Show MoreAnalysis of “Ozymandias”
The poem “Ozymandias” is considered one of Percy Bysshe Shelley’s best sonnets. It was written in 1817 and is still recognized today as its meaning still holds true. “Ozymandias” illustrates the fall of power and mortality through a once powerful king. This is shown through the pride of the king, the tyranny that the king ruled by, and the transience of his ruling and empire.
The king Ozymandias has a great amount of pride for what he has accomplished during his time as ruler. He had a sculptor erect a massive statue of him, which shows how highly he thought of himself. The pedestal of the statue stated "My name is Ozymandias king of kings: / Look upon my works, ye Mighty, and despair!" (Shelley, 136, 10-11).…show more content…
With all the power that comes from being a king one can quickly turn into a tyrant. Shelley depicts Ozymandias as a tyrant through the lines: Stand in the desert… Near them, on the sand, Half sunk, a shattered visage lies, whose frown, And wrinkled lip, and sneer of cold command, Tell that its sculptor well those passions read. (136, 3-6)
The sculpture of Ozymandias is made in a way that shows his tyrannical rule. It mentions his frown, wrinkled lip, and sneer of cold command. All three of those depictions are things you would associate with a king that is ruling tyrannically. The statue is another way for Ozymandias to remind his people of the power that he holds. When the people see the statue it reminds them of him and in a way is like he is always watching over them. “Ozymandias” also shows the theory of Marxism. The power in this poem lies with Ozymandias and he uses that power to control and command his empire. As the king he is able to do this because no one else has the amount of power that he has. In the reference to the expressions on the face of the statue the one line says, “Which yet survive, stamped on these lifeless things,” (Shelley, 136, 7). This shows that even with Ozymandias long gone his persona of being a harsh and tyrannical leader still live on through this lifeless statue. It is also a metaphor for how his ideals still live on through other leaders. There have been many other tyrants throughout history that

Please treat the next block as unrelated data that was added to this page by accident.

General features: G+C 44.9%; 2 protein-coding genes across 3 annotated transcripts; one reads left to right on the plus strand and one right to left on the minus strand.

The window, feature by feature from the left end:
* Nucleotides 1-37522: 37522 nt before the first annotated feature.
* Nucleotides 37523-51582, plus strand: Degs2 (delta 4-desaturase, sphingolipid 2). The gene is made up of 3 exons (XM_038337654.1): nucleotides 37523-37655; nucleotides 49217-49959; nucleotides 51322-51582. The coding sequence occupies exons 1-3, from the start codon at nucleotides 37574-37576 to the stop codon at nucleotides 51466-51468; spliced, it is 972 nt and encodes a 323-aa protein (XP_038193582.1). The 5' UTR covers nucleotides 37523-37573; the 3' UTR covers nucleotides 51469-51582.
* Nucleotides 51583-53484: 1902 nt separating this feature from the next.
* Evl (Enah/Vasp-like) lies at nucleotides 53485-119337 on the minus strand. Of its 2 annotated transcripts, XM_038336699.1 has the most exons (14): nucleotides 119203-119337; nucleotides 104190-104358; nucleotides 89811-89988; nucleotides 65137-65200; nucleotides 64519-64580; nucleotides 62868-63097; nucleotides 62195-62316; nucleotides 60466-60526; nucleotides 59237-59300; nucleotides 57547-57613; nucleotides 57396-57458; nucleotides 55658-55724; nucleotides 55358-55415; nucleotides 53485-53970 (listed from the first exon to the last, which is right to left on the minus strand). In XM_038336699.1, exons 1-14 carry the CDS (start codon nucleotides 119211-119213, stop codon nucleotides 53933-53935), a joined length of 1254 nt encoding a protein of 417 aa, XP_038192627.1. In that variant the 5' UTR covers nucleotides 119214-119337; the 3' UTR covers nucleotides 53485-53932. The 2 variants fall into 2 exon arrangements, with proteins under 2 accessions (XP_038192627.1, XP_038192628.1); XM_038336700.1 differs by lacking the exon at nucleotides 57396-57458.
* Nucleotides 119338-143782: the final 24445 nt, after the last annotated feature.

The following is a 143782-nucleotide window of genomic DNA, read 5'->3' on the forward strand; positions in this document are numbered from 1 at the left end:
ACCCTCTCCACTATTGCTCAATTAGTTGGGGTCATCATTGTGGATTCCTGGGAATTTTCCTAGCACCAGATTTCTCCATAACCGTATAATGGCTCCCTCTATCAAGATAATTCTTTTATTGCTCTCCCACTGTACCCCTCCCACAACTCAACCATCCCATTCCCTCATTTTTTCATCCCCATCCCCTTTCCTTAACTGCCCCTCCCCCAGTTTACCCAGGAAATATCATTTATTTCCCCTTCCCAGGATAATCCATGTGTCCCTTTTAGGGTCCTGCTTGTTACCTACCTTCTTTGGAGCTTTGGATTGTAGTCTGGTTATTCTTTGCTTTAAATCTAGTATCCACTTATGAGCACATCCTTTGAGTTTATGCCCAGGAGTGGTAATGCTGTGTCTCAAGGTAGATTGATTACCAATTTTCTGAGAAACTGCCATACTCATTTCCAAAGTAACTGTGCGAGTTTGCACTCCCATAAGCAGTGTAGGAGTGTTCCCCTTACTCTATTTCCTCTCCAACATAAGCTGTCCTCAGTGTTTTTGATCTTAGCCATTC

Shelley's sonnet is a bit of a twist on the traditional form. It does have 14 lines and is mostly iambic pentameter, but the rhyme scheme is different, being ababacdcedefef which reflects an unorthodox approach to the subject.
It's not a Shakespearean sonnet, nor is it a Petrarchan - the poet made certain of its individuality by choosing not to introduce a 'turn' after the second quatrain. Instead there is a simple shift of emphasis, the narrator sharing the words on the pedestal that are in effect, the words of the fallen leader.
Is this Shelley yet again breaking with tradition, defying the establishment?
The occasional use of alliteration reinforces certain words, helping the reader to focus:
legs of stone/Stand (lines 2-3)
sneer of cold command, (line 5)
boundless and bare (line 13)
The lone and level sands stretch (line 14)
The full rhymes and slant rhymes of the short vowel a are also an important factor in the overall sound of this sonnet. Take a note of their prevalence:
What this does is produce a harsh almost cutting edge to some lines which is offset by the regular use of punctuation, causing the reader to pause. For example, in lines 3-5 :
Stand in the desert...Near them, on the sand,
Half sunk, a shattered visage lies, whose frown,
And wrinkled lip, and sneer of cold command,
So whilst the regular rhythm persists, the pauses, punctuation and enjambment help vary the pace and bring interest for the reader and listener. The mysterious ending adds to the atmosphere - all that history, the works, the dreams of a people, the fall of a once great empire.